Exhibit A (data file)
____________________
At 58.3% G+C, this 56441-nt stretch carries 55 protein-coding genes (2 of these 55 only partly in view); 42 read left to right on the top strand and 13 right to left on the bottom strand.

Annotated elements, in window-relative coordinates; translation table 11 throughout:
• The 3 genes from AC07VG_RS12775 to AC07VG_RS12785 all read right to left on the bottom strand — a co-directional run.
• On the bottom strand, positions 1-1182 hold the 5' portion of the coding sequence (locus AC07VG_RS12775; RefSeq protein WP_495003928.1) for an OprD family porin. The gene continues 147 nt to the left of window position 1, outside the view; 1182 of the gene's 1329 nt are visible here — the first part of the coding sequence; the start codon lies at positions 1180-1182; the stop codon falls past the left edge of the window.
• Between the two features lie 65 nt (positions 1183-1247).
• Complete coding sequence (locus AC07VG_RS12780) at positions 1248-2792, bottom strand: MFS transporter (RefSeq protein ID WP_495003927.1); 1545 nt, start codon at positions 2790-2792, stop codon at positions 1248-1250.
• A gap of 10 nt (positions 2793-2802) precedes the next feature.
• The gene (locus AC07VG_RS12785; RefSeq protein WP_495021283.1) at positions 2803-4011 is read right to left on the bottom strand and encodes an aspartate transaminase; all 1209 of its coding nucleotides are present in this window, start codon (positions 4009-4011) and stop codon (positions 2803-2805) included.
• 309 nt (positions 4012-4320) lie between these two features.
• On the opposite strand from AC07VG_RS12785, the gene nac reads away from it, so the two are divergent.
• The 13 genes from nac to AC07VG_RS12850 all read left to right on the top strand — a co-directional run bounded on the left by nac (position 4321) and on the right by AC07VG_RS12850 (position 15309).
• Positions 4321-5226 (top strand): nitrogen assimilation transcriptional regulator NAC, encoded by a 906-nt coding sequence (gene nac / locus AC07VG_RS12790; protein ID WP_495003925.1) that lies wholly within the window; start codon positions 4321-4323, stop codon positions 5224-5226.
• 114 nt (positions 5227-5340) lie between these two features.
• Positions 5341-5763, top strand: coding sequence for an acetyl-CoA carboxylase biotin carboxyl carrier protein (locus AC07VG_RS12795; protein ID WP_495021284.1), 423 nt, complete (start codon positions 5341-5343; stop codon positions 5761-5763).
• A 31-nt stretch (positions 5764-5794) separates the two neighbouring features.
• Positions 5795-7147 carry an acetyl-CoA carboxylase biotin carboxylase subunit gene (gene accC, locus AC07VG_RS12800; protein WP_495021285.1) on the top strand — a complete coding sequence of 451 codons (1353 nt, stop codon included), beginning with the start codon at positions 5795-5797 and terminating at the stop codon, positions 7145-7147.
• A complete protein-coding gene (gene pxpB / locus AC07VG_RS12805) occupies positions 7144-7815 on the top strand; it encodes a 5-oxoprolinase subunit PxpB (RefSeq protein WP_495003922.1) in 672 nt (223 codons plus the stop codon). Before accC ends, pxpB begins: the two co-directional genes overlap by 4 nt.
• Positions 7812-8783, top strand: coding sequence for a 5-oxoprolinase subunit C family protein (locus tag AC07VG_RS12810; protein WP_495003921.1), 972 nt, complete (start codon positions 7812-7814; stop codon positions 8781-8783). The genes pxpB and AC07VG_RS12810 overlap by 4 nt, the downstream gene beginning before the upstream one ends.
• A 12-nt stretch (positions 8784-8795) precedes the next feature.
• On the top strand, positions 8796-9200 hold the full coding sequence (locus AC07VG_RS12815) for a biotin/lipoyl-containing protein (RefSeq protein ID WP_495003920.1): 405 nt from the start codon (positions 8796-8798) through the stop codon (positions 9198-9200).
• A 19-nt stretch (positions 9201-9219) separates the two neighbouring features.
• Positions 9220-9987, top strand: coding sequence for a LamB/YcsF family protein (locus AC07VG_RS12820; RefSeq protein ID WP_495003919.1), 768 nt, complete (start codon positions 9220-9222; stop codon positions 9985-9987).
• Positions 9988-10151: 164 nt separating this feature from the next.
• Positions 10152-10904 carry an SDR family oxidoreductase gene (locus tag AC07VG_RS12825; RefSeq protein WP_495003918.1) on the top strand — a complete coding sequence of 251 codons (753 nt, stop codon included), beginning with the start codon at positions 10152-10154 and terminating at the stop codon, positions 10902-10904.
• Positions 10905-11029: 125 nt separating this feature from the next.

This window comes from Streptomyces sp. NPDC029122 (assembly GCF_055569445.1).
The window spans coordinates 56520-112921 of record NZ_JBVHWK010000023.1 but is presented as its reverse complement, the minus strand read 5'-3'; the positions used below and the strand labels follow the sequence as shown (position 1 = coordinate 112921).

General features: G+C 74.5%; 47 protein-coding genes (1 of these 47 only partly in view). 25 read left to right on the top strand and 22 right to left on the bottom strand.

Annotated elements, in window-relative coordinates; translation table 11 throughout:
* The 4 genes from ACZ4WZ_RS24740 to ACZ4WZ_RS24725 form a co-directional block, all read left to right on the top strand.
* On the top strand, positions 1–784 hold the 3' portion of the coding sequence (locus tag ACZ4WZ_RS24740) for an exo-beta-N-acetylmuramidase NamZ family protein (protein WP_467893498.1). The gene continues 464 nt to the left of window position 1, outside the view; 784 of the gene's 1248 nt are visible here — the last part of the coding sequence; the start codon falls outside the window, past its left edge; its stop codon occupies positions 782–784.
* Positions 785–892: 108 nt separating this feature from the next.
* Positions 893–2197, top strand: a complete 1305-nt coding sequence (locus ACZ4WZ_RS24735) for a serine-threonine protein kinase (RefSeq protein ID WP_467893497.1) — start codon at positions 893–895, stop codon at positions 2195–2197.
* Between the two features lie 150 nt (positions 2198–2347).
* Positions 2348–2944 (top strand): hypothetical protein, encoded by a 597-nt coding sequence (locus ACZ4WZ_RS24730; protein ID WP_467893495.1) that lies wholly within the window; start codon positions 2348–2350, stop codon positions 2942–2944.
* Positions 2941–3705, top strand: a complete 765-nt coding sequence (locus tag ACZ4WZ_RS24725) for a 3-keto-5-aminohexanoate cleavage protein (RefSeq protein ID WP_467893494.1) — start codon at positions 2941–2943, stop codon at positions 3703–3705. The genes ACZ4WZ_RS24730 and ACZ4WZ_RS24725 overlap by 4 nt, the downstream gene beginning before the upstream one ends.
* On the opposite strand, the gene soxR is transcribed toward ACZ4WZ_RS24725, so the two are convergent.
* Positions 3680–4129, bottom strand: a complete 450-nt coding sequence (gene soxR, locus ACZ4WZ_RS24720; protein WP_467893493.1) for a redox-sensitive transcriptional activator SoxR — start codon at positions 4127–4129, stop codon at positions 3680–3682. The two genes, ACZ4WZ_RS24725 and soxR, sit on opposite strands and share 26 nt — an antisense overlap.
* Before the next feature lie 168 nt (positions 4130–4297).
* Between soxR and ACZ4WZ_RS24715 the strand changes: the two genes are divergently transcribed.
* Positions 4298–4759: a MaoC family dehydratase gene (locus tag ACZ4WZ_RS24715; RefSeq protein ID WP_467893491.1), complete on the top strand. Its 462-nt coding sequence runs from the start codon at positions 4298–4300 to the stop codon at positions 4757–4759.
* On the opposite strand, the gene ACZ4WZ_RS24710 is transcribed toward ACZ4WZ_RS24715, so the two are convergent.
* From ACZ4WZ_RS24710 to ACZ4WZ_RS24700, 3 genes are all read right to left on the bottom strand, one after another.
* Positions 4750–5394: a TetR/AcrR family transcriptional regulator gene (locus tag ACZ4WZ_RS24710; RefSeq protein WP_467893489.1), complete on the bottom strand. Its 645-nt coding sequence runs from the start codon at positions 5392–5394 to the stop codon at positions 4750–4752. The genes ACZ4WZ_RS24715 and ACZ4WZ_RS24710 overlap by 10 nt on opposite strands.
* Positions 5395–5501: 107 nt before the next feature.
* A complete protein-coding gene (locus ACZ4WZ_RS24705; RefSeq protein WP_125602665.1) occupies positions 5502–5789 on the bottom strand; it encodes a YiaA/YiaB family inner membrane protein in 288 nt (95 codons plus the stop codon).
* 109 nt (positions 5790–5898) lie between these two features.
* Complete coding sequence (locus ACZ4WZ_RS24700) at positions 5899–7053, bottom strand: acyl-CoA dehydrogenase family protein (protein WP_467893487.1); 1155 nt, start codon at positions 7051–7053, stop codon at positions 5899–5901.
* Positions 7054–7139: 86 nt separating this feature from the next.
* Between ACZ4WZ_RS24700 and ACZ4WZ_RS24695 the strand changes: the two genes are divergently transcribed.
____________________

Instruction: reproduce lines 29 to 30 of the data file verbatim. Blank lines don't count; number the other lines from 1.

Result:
Annotated elements, in window-relative coordinates; translation table 11 throughout:
* The 4 genes from ACZ4WZ_RS24740 to ACZ4WZ_RS24725 form a co-directional block, all read left to right on the top strand.